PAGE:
Writer Turned on Her Head

7 March, 2013
I miss my old writing schedule: practice piano until around 10 pm then write until I stop. It would go sometimes until 2 am. Usually though, I’d get to bed by 1:30. I wrote my first book in a year that way, and the second followed in the next year. I had my little “traditions” that helped focus me. A candle, some music (which would usually seep into the book somehow), and mint tea prepared in my little blue teapot I bought especially for my writing hours. It worked, it flowed. But, I got sleepy.
Somewhere in there, I discovered the coffee shop. The constant din provides the perfect background which helps me focus. And it gets me out of the house (I teach at home so I get jumpy if I haven’t left the premises for a while).
Something has shifted now though, and I fear my writing habits have been taken hostage in the process. Yet, it’s as exciting as waking up at the Grand Canyon just when the sun rises over the rim. (My partner and I once parked our VW van in a spot on the south rim the night before so we could wake up to the unknown of the next morning. The vast space, fresh air, morning birds, and orange light were shocking, leaving both of us dumbfounded.) Hoping for something inspirational, anticipating movement in the heart, later to find an even greater beauty than imaginable… isn’t what we’re all looking for?
Back to writing… Suddenly, I’ve been turned on my head, I want to get up in the morning to write. I haven’t changed so thoroughly that I get up with the sun….yet. But, if I didn’t have to consider my teaching and performing schedule, I would give that a serious whirl. Someday.
So, my third book seems to be taking longer, but I suspect it’s also because I’ve started to write in a different style, and the change has uprooted me. It feels great, but I wish so much that I’d started to write long, long ago. I wish someone; a teacher, a parent, a friend, encouraged me to explore the inner world of words. I remember two teachers who were amazingly inspirational when it came to English class and poetry though. One of them wasn’t one of my teachers exactly, but watched us during homeroom. (I wonder if they still have homeroom these days.) He read a poem, usually of the “Casey at the Bat” length, before school every day. The other was my English teacher in 5th grade. I loved her, but I’m afraid I was known as a musician even then, and got slighted when it came to developing other interests.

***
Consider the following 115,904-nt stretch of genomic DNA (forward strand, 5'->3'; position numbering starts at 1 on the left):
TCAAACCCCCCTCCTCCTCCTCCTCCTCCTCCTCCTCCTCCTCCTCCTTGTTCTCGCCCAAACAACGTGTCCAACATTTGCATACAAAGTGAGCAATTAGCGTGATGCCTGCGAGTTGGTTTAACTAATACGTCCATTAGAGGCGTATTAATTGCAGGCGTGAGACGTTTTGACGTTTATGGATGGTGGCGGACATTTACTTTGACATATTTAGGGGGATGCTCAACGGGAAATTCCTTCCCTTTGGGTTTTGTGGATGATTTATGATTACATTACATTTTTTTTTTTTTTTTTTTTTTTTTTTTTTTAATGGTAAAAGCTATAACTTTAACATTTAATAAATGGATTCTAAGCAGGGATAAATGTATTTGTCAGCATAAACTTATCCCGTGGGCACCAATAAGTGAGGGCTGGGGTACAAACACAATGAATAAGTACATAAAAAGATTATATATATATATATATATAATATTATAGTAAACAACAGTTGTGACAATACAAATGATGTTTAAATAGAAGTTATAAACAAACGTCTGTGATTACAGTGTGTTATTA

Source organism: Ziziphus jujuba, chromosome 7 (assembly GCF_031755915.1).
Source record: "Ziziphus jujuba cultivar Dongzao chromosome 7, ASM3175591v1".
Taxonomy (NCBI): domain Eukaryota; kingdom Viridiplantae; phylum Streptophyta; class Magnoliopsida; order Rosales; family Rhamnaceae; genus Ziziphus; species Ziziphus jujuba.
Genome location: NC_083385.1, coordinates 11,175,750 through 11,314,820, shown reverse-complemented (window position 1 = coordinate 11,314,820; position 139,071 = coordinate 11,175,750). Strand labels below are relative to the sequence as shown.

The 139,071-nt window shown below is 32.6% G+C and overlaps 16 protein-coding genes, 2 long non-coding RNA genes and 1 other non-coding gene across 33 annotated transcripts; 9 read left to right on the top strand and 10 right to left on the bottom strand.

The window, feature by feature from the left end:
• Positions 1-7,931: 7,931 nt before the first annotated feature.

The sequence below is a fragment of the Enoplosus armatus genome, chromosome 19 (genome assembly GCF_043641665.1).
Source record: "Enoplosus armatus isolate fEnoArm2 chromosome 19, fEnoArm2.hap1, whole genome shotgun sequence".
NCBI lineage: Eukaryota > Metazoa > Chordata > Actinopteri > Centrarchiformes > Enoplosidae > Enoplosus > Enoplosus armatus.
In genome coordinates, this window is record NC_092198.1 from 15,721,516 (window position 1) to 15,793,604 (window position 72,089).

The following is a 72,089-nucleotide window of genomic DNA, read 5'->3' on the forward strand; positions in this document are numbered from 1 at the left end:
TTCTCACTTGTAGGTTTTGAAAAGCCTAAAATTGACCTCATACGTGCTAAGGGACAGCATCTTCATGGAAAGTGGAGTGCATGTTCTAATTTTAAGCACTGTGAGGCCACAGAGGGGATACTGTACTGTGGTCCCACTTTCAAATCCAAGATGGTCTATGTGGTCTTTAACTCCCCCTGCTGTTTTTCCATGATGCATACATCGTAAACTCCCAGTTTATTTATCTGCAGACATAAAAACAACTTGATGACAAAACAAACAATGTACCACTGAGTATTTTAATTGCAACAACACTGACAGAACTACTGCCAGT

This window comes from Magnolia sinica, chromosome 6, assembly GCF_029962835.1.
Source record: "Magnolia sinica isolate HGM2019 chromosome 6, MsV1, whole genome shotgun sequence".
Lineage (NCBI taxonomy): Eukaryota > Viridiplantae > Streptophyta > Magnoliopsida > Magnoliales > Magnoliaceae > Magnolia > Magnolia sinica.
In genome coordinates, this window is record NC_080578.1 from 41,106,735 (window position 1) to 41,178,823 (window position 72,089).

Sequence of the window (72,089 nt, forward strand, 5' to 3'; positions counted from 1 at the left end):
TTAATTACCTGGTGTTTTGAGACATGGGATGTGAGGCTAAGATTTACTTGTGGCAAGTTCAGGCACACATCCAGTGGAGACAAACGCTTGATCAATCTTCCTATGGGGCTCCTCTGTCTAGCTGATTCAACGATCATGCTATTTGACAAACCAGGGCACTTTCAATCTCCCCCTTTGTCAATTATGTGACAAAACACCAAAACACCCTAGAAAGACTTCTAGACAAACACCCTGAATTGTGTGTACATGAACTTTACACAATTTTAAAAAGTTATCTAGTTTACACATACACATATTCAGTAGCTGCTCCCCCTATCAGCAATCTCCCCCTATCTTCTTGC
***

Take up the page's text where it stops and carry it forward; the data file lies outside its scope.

My dad was an avid reader, one of those true genius types that could do the NY Times crossword in ink. Lots of books were in the house. But, for me, my world was so encased in music, it left little room for anything else. No regrets with my music, please understand that. It is my entire world. I am my music. But I wish someone had said “There’s more.”
That’s all I’m saying.
So, like my spring veggie garden, I’m turning the soil onto my own head. Let’s see what sprouts.


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